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MONDAY, Oct. 29 (HealthDay News) -- Comprehensive smoke-free legislation is associated with decreases in hospital admissions for cardiovascular and respiratory disease, according to a meta-analysis published in the Oct. 30 issue of Circulation.
Crystal E. Tan and Stanton A. Glantz, Ph.D., from the University of California in San Francisco, conducted a random effects meta-analysis of 45 studies involving 33 smoke-free laws, with a median follow-up of 24 months, to assess the correlation between smoke-free legislation and hospital admission or death from cardiac, cerebrovascular, and respiratory diseases.
The researchers found that comprehensive smoke-free legislation correlated with significantly lower rates of hospital admissions (or deaths) for coronary events (relative risk [RR], 0.848), other heart disease (RR, 0.610), cerebrovascular accidents (RR, 0.840), and respiratory disease (RR, 0.760). Longer follow-up was not associated with a change in the difference in risk following comprehensive smoke-free laws. Larger changes in risk correlated with more comprehensive laws.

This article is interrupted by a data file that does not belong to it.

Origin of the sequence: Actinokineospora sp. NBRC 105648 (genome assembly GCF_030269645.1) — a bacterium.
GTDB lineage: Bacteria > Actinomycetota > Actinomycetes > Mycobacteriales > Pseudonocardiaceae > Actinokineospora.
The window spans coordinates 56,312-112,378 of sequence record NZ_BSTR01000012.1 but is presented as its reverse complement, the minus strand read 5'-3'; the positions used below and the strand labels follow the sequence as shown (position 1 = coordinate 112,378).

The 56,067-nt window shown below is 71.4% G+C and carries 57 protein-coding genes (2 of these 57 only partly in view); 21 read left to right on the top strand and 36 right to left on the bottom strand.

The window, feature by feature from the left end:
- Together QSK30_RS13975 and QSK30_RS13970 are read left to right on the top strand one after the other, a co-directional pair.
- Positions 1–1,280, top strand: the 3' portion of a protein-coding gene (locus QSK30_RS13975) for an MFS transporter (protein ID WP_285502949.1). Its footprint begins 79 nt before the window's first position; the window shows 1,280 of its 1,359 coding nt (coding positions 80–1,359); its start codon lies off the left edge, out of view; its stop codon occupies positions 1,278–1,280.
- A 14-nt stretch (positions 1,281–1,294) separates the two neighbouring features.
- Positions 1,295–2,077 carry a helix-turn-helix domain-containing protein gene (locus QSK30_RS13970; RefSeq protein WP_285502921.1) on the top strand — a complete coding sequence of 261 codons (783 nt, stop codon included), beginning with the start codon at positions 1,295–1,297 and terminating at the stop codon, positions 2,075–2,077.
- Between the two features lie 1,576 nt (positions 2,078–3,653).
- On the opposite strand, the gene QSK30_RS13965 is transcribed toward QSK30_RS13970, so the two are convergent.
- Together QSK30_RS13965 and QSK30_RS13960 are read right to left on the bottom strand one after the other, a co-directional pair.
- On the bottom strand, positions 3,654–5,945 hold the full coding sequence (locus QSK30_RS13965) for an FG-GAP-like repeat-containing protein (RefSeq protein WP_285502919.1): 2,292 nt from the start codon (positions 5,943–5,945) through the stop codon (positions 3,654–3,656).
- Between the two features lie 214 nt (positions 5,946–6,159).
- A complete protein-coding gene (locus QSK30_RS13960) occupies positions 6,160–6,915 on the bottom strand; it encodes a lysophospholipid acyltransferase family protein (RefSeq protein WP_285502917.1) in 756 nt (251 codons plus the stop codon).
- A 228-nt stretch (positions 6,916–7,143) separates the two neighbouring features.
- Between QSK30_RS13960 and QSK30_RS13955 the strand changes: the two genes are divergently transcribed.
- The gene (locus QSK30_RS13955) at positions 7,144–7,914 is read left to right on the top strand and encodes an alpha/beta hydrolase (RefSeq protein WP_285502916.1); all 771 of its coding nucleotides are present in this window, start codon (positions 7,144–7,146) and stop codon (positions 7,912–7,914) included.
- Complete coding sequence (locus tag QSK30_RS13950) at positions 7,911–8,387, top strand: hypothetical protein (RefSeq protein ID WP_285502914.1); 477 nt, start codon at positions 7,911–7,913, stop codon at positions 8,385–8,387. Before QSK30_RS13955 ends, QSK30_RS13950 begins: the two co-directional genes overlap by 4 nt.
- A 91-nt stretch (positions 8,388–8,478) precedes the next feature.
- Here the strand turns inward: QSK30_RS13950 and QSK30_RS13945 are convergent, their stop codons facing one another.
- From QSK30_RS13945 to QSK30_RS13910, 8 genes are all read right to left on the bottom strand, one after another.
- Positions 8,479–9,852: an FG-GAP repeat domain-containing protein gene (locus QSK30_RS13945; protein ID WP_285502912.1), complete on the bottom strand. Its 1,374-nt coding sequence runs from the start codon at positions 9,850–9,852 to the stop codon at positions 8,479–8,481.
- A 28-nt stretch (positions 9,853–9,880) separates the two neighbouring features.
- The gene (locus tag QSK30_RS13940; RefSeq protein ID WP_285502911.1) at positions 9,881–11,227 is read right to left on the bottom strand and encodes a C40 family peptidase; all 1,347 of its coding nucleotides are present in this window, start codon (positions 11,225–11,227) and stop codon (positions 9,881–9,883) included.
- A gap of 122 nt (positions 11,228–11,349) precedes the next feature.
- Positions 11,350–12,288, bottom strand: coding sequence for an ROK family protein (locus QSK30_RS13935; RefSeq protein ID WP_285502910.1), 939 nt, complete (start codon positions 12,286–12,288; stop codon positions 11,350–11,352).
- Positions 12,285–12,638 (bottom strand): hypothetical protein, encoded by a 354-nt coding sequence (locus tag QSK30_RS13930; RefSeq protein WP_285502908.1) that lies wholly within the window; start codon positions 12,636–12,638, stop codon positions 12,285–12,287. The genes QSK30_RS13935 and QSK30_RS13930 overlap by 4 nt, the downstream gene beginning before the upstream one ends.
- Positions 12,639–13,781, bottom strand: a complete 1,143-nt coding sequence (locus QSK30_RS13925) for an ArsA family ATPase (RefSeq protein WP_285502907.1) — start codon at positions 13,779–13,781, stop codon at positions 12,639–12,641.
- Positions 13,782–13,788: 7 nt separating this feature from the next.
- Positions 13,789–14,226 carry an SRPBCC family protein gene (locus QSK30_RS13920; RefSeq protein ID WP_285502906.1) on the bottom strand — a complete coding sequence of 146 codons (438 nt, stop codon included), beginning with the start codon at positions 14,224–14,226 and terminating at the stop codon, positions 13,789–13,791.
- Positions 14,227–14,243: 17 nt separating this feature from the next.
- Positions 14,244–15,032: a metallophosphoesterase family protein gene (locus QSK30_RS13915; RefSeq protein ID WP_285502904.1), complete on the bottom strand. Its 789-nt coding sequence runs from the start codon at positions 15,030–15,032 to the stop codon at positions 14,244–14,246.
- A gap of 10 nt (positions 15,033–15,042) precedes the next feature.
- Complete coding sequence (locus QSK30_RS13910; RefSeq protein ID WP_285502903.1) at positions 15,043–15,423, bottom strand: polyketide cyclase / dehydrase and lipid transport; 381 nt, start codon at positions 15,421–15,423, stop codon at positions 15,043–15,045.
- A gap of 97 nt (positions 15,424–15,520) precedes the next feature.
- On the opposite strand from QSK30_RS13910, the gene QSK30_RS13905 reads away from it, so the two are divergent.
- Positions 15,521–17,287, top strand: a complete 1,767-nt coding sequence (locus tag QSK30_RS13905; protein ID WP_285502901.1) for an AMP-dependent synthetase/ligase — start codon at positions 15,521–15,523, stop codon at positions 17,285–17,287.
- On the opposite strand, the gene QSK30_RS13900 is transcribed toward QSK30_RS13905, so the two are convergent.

"This study provides evidence that smoke-free laws are followed by fewer hospitalizations and lower health care expenditures for a wide range of diseases and that comprehensive laws ending smoking in workplaces, restaurants, and bars are associated with greater effects," the authors write. "The general public, public health professionals, and policy makers should consider these positive associations as they develop smoke-free legislation and decide whether or not to include exceptions to these laws."
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